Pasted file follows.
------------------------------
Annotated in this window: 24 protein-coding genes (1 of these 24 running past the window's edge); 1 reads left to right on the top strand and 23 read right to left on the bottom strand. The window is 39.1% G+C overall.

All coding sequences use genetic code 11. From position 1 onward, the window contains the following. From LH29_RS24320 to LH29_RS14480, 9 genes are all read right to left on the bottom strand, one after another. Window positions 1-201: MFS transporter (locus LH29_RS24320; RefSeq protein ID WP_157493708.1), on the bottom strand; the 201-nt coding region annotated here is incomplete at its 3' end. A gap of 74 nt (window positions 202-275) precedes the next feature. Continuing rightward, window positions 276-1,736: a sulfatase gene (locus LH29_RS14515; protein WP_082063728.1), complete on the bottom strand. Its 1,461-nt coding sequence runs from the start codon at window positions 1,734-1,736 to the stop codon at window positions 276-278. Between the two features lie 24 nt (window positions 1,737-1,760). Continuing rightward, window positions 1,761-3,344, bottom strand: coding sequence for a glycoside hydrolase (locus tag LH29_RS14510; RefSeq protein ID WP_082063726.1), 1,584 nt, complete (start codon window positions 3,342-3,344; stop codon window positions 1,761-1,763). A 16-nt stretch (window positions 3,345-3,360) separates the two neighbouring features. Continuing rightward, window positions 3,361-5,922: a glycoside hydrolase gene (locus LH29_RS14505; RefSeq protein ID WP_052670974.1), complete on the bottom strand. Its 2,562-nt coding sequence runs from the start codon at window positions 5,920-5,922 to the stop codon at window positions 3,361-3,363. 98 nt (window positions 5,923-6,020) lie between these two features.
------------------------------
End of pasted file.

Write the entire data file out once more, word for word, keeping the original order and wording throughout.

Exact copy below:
Annotated in this window: 24 protein-coding genes (1 of these 24 running past the window's edge); 1 reads left to right on the top strand and 23 read right to left on the bottom strand. The window is 39.1% G+C overall.

All coding sequences use genetic code 11. From position 1 onward, the window contains the following. From LH29_RS24320 to LH29_RS14480, 9 genes are all read right to left on the bottom strand, one after another. Window positions 1-201: MFS transporter (locus LH29_RS24320; RefSeq protein ID WP_157493708.1), on the bottom strand; the 201-nt coding region annotated here is incomplete at its 3' end. A gap of 74 nt (window positions 202-275) precedes the next feature. Continuing rightward, window positions 276-1,736: a sulfatase gene (locus LH29_RS14515; protein WP_082063728.1), complete on the bottom strand. Its 1,461-nt coding sequence runs from the start codon at window positions 1,734-1,736 to the stop codon at window positions 276-278. Between the two features lie 24 nt (window positions 1,737-1,760). Continuing rightward, window positions 1,761-3,344, bottom strand: coding sequence for a glycoside hydrolase (locus tag LH29_RS14510; RefSeq protein ID WP_082063726.1), 1,584 nt, complete (start codon window positions 3,342-3,344; stop codon window positions 1,761-1,763). A 16-nt stretch (window positions 3,345-3,360) separates the two neighbouring features. Continuing rightward, window positions 3,361-5,922: a glycoside hydrolase gene (locus LH29_RS14505; RefSeq protein ID WP_052670974.1), complete on the bottom strand. Its 2,562-nt coding sequence runs from the start codon at window positions 5,920-5,922 to the stop codon at window positions 3,361-3,363. 98 nt (window positions 5,923-6,020) lie between these two features.